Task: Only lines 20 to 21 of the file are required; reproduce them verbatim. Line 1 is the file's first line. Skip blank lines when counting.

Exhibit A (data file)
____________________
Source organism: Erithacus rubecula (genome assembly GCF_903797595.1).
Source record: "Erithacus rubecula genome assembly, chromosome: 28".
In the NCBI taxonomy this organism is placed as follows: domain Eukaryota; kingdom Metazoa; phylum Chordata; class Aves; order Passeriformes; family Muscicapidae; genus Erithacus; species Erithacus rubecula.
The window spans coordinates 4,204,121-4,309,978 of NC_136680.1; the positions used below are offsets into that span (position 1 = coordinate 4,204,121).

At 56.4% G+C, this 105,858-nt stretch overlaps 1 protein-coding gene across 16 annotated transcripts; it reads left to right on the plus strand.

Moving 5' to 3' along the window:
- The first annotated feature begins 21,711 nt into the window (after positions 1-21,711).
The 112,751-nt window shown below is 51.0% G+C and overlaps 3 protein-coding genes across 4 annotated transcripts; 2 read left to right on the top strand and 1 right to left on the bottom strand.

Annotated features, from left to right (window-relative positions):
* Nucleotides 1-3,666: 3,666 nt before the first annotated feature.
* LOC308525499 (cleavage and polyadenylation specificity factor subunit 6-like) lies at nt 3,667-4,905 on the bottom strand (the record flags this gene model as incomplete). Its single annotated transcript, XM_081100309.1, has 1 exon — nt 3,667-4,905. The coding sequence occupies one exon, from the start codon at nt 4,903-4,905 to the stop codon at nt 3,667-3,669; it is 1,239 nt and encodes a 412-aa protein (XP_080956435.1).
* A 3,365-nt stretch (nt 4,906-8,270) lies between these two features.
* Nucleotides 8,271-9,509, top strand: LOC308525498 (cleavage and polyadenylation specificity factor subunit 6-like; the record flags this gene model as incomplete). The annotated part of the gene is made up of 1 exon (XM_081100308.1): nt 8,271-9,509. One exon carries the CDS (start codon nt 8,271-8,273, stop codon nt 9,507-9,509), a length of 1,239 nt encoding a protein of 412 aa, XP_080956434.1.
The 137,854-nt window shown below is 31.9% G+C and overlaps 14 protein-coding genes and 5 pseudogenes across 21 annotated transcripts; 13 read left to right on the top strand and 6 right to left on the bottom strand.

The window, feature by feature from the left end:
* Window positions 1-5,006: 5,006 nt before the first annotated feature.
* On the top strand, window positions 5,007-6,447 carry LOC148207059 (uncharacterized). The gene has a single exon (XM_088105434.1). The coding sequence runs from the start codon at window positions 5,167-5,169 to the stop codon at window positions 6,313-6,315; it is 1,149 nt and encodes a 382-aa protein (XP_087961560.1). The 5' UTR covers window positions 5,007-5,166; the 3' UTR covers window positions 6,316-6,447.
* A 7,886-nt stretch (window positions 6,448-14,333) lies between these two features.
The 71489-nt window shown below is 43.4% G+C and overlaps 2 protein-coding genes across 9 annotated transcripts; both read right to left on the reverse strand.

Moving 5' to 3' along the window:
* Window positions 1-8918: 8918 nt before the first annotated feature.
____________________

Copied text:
Moving 5' to 3' along the window:
* Window positions 1-8918: 8918 nt before the first annotated feature.